- Create a supportive,
safe situation for tutoringmaking mistakes
is ok and you are there to help.
- Build positive
relationships with your students. Support students
efforts through positive reinforcement. If the
student is incorrect, respond supportively:
No thats not quite right, but a
good try. Or Not quite right, but
youre on the right track.
- Help students
to think independently. Give them strategies
for figuring things out on their own. Encourage
self-help by responding with How do you
think we could find an answer to this?
and reward risk-taking. Learning how to make
well-considered guesses is an important skill
for young studentsencourage good guessing.
and maintain high expectations. Let your student
know that you expect success!
- Keep explanations
simple and to the point.
- Minimize distraction.
Locate a relatively quiet workspace. Remove
other materials so students can focus on your
work with them.
- Begin with
success! Start your tutoring at a point where
your student knows what he or she is doing.
More challenging work can come later.
- Be relaxed
and dont worry about making mistakes.
All tutors occasionally will do something wrong.
And when you dont know the answer to a
question, say so. Ask others in your tutoring
program for help.
--From Every Child A Reader,
- Talking with children
A strong foundation in spoken language helps
children read and write. Share conversation
about what she likes to eat, play or her favorite
- Reading to children
Reading to children is one of the best ways
to build reading skills. Be sure to invite your
student to join in with you when s/he is ready.
- Reading with children
You and your child read the book at the same
time. Look at the text together while you point
to the words being read. Soon your student will
be reading on his/her own.
- Helping children read independently
Practice makes perfectthis holds true
for reading too. You contribute in a big way
by listening and helping students as they read
aloud to you.
- Writing for children
We often learn by watching someone do what we
want to learn. Many of us master writing by
watching a writer at work. Try to think
out loud as you write to make the process
- Writing with children
This gives your students the chance to do some
of the writing while you fill in the rest. You
can do the hard parts and your student can do
the easier parts of the writing. Be sure to
read what you have written, together or individually!
- Helping children write independently
Help your student pick up a few new skills each
time you write together (capitalization, spelling
of common words, where to put a period in a
- Understanding phonics, letters and words
Help students understand how sounds and letters
relate to each other. Help them learn that words
are made of sounds (beginning, end, and middle).
Also help them distinguish between letters,
words and sentences.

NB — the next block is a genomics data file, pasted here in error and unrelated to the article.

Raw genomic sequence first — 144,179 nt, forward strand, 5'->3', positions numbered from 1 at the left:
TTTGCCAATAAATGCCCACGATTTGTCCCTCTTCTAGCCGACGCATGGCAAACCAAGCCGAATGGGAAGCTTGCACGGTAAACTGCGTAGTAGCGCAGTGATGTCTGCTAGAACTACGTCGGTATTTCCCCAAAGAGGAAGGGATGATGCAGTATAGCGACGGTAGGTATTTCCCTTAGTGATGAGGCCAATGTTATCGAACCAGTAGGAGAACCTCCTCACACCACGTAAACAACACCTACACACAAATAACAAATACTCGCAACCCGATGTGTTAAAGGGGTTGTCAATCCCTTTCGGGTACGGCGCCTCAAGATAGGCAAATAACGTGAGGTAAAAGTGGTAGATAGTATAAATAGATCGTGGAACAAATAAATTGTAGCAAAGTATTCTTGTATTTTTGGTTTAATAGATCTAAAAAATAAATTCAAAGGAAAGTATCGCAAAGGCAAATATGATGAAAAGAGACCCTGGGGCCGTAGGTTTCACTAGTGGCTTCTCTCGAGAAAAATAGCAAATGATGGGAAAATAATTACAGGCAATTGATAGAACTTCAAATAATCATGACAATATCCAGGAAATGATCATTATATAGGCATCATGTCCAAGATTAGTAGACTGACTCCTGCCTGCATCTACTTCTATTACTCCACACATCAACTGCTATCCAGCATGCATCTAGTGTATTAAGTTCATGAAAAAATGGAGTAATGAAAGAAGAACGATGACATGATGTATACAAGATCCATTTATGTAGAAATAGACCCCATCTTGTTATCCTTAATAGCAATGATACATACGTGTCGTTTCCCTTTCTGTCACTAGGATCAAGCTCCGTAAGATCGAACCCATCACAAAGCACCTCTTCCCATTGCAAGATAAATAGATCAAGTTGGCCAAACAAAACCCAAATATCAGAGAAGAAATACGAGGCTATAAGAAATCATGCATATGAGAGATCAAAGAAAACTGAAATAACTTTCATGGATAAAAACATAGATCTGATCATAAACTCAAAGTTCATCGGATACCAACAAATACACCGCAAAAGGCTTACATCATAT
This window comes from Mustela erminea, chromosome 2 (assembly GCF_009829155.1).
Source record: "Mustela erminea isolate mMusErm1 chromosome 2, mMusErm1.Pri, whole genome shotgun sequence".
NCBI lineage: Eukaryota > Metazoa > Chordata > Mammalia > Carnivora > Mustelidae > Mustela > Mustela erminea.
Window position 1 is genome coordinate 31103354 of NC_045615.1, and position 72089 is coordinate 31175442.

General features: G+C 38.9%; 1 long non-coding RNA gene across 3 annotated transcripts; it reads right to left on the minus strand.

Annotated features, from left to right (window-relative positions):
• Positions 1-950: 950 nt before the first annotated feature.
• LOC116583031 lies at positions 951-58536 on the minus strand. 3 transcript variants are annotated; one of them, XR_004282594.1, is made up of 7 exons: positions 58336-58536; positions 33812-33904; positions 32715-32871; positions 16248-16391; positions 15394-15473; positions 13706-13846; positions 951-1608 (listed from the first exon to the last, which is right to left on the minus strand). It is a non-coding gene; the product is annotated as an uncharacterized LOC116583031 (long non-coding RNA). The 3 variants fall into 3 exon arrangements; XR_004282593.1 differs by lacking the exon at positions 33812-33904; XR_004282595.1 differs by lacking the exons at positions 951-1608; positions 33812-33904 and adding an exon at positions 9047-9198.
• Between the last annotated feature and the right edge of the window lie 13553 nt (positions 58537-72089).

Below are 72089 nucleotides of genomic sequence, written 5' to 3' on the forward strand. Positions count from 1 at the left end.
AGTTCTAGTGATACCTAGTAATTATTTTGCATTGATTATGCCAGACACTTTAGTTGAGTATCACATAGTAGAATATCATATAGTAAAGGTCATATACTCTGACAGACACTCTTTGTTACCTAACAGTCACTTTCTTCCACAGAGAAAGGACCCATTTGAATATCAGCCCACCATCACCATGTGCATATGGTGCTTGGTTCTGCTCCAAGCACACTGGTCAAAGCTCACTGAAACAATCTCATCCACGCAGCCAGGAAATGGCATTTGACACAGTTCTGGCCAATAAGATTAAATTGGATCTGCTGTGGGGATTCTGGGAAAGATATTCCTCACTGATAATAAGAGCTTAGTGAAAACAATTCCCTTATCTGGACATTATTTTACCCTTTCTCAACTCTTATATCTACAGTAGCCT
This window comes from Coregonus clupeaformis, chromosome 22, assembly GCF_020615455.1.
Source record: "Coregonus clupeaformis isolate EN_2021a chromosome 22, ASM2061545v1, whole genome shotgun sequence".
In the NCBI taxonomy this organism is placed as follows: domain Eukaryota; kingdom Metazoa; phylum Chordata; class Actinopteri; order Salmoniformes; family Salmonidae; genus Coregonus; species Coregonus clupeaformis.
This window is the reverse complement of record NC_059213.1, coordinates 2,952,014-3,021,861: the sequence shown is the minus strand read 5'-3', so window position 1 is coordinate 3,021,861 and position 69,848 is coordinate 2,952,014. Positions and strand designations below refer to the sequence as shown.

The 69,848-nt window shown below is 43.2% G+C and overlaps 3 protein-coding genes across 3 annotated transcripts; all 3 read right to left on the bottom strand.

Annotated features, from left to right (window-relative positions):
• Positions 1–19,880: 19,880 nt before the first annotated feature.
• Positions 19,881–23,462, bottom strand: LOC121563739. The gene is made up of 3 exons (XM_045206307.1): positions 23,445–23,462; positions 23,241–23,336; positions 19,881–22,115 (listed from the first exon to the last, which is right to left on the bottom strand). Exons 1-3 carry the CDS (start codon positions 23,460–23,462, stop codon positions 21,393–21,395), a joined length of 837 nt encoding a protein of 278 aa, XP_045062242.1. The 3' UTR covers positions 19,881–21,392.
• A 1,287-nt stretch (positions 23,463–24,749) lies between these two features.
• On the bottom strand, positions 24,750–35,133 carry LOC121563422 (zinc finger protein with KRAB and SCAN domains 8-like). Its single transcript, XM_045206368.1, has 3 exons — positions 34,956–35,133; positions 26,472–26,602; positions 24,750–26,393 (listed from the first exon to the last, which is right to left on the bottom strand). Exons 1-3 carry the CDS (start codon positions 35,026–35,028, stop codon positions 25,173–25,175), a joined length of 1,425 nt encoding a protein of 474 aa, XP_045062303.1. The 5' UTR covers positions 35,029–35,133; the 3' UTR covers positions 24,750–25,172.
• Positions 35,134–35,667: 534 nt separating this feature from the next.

- Making books
The books your student will make need not be
complicatedperhaps only one line of print
per pagebut your students will become
authors of books they can read again and again!
- Connecting your work with childrens
Your closing activity is a great way to show
parents what you are working on together.
As the year proceeds, you can send home other
reading and writing material too.
--from Help America Read by Gay
Su Pinnell and Irene Fountas
|Praise is a great motivator
for your students. It lets a student know that she
is making progress and can be successful in the
- Be specific.
It is important to tell her why she is being
- General or
vague praise is less helpful. For example, I
like the way you noticed the beginning sound
is better than, Thats right.
- Praise a student
when she tries to self-correct, but is still
wrong. You might say, I really liked the
way you tried to sound that out or You
almost have it.
- When a student
is partly correct, praise her for the correct
part. For example, you could say, You
figured out the last part of the word very quickly.
Examples of Effective Praise:
I liked the way you worked out that word.
I can see that you are putting in the sounds
Good, you noticed that and fixed it.
I liked the way you tried to help yourself.
You did a good job of using the word wall
to find a word.
I can tell that you are really thinking
about what you are
You are paying attention to the pictures
to help you with your reading.
- Provide successful
reading and writing experiences, avoid student
- Spend a few
minutes looking over a text with your student.
Talk about it before, during and after readingit
correct every error you hear.
- Avoid asking
your student to sound out a word in the middle
of reading. Give them a few seconds to figure
it out, then tell them the word and let them
move on and stay focused on the content.
- Provide opportunities
for readers to practice and apply the skills
they have learned.
skill instruction with reading and writing.
concepts and skills learned in previous lessons.
- Connect students
experiences with their reading and writing.
independence by helping a student learn strategies
- As your student
reads, ask him/her, Does it look right?
Does it sound right? Does it make sense?
Reading means understanding a text, not just
- Practice patiencefluency
comes from reading, re-reading and reading yet
- Make reading
FUN. Share the pleasure of reading. Tell your
students what you like to read.